First, Tuesday night’s spat reminds us that a Senate majority retains the power to interpret its rules as it sees fit. Despite rules that empower the minority party to slow down and often derail the majority’s agenda, molding rules remains an important tool of a cohesive majority party. In this case, a majority interpreted Rule 19 to cover breaches of decorum that arise from reading someone else’s words on the Senate floor.

The specifics of Tuesday’s appeal are unimportant. More significant is Republican willingness to impose an interpretation of its rules with the effect of amplifying partisan conflict and ensuring future fireworks. That’s precisely the dynamic that underlies a Senate majority’s capacity to “go nuclear” to ban the filibuster: reinterpret the rules to serve a party’s immediate advantage.

Second, fallout from the spat — both online and back on the Senate floor on Wednesday — ironically also signals the limits of the power of a Senate majority party.

Republicans wanted quick and quiet confirmation of President Trump’s nominees: No substantive action on the party’s agenda can occur without Trump’s team in place. Instead, Tuesday’s vote empowered Democrats to rewrite today’s headlines around McConnell’s words — framing Republicans as anti-women and highlighting Democrats’ criticism of Sessions.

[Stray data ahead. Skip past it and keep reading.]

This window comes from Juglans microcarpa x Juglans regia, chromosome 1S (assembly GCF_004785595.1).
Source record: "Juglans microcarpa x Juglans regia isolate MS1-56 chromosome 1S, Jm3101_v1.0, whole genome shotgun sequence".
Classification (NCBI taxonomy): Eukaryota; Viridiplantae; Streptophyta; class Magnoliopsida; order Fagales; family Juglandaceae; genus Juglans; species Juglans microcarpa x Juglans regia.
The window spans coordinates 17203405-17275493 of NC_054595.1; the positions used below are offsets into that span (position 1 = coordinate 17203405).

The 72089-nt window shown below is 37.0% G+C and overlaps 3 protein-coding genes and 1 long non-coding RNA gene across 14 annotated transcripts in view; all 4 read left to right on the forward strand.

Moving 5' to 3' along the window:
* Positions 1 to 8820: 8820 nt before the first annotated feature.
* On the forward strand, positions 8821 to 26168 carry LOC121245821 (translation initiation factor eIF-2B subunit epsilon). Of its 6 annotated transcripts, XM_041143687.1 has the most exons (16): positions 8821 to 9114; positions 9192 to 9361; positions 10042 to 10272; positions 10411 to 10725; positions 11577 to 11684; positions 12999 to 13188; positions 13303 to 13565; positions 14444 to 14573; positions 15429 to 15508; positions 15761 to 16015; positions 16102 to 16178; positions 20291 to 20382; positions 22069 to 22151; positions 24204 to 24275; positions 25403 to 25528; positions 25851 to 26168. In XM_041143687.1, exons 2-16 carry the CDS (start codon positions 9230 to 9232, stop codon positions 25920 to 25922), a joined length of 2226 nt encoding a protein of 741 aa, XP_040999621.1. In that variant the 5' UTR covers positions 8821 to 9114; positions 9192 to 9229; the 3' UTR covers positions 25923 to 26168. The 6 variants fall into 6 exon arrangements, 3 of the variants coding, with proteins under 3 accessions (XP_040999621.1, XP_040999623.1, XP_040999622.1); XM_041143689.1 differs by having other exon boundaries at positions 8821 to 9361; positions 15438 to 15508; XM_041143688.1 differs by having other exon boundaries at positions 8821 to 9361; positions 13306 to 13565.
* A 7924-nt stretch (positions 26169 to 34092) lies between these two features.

Third, the spat highlights the Senate’s uneven enforcement of its rules. For many, this smells funny: Why wasn’t Sen. Ted Cruz (R-Tex.) silenced in the summer of 2015 when he all but accused McConnell on lying on the Senate floor?

Lax enforcement of rules, however, is precisely how the Senate typically keeps an even keel: Most of the time, senators and leaders do not fully exploit the chamber’s formal rules. Normally, they don’t have to. Instead, senators try to make things work by securing every senator’s consent on a path forward. Calling for votes and enforcing rules signals that the Senate — by its own standards — is failing.

Who’s the guilty party from last night’s spat?

Hard to say. Warren clearly thought she was in the right to read from the documents entered into the record. She didn’t back down when warned that she was broaching the blurred line of crossing Rule 19. But neither did McConnell seem to try to work things out short of leading his conference to silence a female colleague.

In less partisan times, senators have managed to smooth the waters, thus keeping the chamber functioning. That no longer seems to be the name of the game in the Senate.

Last week, Senate Republicans suspended their rules to force contested nominees to the floor. This week, Republicans silenced a colleague. Democrats blame the GOP for running roughshod over Democrats’ rights. Republicans protest Democrats’ unwillingness to cooperate.

But Senate Republicans will need Democratic consent to get much done this and next year. Indeed, voters will hold Trump and his Republican majority for accountable for Congress’s performance, even if Republicans blame Democrats for gumming up the works. The effect and duration of this new Republican majority hangs in the balance.